Rose-breasted Grosbeak, Male

A week ago, one of these birds showed up at my feeders, but he left. I wondered if I would get any more. Yesterday, three males and a female showed up. These Neotropical migrants don’t breed in Oklahoma; he’s just passing through.

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Technical Details

Is this a composite: No
Canon 60D, Canon 70-300mm IS USM zoom @ 225mm, f/5.6, 1/350 sec., ISO 1000, Hand Held. Processed in ACR and PSE 2020 for exposure, sharpness, and cropping. Topaze De-noise applied.

Nice grab. Good sharpness throughout and an unusual view! This bird looks intense. We usually have them nesting nearby. You’re gonna make me up my game!

Nice job, Terry. The detail in the bird is good and it’s a nice pose with lots of potential energy. The perch is nice and depth of field is excellent.

Wonderful job on this image. Get the exposure, colors, and depth of field right on. Although we get both Black Headed and Evening Grosbeaks in the Pacific Northwest, this species doesn’t make it to Washington state. And I have yet to see any Grosbeaks the spring. It may be a little early.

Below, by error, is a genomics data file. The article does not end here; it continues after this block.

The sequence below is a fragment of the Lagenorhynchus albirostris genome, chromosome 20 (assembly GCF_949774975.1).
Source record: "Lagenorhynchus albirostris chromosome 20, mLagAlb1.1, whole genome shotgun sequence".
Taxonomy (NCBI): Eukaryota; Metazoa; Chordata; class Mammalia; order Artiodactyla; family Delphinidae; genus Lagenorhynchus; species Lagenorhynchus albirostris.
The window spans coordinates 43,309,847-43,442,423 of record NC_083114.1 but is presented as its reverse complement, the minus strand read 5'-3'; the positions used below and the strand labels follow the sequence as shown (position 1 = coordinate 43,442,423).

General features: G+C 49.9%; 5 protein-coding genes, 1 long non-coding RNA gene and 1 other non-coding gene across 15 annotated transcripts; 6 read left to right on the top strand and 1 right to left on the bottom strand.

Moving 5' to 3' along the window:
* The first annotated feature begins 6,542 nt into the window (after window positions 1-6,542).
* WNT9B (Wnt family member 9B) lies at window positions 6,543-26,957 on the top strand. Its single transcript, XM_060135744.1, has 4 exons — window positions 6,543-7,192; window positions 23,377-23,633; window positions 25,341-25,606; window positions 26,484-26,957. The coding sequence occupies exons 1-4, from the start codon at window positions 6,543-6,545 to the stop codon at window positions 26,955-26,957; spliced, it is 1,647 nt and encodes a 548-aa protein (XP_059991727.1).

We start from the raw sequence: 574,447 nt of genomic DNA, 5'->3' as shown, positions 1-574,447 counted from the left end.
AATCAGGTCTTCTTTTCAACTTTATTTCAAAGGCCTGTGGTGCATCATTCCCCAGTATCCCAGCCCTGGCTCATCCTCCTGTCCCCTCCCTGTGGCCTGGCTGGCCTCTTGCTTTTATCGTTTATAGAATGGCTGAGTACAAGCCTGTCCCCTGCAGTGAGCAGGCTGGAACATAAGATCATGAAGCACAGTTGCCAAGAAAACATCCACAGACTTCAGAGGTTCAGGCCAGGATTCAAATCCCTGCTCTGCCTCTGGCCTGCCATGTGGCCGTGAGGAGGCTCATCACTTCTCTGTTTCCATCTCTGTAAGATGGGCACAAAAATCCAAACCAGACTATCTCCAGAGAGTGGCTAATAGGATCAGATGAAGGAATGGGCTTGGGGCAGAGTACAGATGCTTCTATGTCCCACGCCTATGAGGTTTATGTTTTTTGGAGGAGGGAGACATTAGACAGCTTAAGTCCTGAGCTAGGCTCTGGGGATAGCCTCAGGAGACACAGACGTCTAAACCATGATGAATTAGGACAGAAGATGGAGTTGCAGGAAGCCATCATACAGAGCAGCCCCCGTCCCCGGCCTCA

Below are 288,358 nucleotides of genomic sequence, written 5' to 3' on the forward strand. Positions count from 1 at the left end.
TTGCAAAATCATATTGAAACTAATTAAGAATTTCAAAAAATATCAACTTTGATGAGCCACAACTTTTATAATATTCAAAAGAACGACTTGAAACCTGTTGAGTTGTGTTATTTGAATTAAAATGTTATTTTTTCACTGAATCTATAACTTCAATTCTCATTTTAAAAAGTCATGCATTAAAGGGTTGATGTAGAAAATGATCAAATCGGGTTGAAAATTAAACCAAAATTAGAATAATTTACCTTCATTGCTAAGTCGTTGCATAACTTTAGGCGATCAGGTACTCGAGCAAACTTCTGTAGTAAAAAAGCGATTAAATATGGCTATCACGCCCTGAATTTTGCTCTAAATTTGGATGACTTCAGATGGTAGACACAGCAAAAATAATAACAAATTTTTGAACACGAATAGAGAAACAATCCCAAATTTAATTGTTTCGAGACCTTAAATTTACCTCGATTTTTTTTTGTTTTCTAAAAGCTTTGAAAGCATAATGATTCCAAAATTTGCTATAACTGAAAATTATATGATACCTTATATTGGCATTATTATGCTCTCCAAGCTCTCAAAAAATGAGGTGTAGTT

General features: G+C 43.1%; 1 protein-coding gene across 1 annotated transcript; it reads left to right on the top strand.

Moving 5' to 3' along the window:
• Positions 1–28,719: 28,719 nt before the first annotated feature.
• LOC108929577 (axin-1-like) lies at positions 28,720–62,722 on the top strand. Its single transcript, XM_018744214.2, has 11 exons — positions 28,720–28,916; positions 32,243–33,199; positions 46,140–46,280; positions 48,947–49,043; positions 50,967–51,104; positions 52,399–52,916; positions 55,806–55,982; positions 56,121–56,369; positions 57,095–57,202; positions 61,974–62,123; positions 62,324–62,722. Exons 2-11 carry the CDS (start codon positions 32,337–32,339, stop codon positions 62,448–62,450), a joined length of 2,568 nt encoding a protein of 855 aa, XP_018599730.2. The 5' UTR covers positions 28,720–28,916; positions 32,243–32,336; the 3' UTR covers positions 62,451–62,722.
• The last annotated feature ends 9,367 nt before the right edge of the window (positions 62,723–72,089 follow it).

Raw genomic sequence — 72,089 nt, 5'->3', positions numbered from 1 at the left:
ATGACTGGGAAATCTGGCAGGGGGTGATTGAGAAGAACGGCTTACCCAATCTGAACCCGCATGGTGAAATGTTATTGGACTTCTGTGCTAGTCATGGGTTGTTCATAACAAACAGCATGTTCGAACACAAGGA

Terry, what a beautiful bird, and captured so nicely. I haven’t seen any of these, so I guess they are just a western bird.

We had them when I lived in New Hampshire.

Hi, Shirley. Thank you. It appears they migrate over most of the eastern part of the U.S. If interested, you can view this animated migration map from ebird to see when they might be in your area.

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Thanks @Kris_Smith. I wish they nested here. I’ll bet their fledglings are so homely they’re cute! Game on! :joy:

Thanks, @Dennis_Plank . He gave me a great pose with which to work.

Thanks, @David_Schoen . We get the rare Evening Grosbeak here, and sometimes the Black Headed. The next Grosbeak I’m waiting for is the Blue. I haven’t seen one yet this spring.